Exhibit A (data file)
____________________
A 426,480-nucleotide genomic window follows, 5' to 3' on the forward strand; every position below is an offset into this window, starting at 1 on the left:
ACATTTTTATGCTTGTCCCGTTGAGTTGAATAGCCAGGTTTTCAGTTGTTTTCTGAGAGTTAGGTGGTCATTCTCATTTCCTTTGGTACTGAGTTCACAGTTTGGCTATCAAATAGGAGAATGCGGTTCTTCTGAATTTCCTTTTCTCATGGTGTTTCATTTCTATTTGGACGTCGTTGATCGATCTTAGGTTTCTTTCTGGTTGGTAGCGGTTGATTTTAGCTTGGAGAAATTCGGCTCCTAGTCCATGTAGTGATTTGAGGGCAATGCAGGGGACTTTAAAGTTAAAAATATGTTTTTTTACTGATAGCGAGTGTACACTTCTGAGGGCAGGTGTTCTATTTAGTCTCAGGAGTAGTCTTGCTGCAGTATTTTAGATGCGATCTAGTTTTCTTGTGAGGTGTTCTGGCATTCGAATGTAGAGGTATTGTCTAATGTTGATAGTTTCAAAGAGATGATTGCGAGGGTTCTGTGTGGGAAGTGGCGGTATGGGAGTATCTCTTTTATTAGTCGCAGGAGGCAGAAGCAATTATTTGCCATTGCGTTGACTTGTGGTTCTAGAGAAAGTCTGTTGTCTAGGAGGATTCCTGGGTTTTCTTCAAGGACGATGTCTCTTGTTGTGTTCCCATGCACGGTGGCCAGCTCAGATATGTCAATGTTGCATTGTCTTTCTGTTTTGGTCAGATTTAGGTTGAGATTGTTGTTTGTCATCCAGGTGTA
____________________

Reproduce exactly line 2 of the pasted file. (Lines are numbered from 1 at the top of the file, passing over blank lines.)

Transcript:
ACATTTTTATGCTTGTCCCGTTGAGTTGAATAGCCAGGTTTTCAGTTGTTTTCTGAGAGTTAGGTGGTCATTCTCATTTCCTTTGGTACTGAGTTCACAGTTTGGCTATCAAATAGGAGAATGCGGTTCTTCTGAATTTCCTTTTCTCATGGTGTTTCATTTCTATTTGGACGTCGTTGATCGATCTTAGGTTTCTTTCTGGTTGGTAGCGGTTGATTTTAGCTTGGAGAAATTCGGCTCCTAGTCCATGTAGTGATTTGAGGGCAATGCAGGGGACTTTAAAGTTAAAAATATGTTTTTTTACTGATAGCGAGTGTACACTTCTGAGGGCAGGTGTTCTATTTAGTCTCAGGAGTAGTCTTGCTGCAGTATTTTAGATGCGATCTAGTTTTCTTGTGAGGTGTTCTGGCATTCGAATGTAGAGGTATTGTCTAATGTTGATAGTTTCAAAGAGATGATTGCGAGGGTTCTGTGTGGGAAGTGGCGGTATGGGAGTATCTCTTTTATTAGTCGCAGGAGGCAGAAGCAATTATTTGCCATTGCGTTGACTTGTGGTTCTAGAGAAAGTCTGTTGTCTAGGAGGATTCCTGGGTTTTCTTCAAGGACGATGTCTCTTGTTGTGTTCCCATGCACGGTGGCCAGCTCAGATATGTCAATGTTGCATTGTCTTTCTGTTTTGGTCAGATTTAGGTTGAGATTGTTGTTTGTCATCCAGGTGTA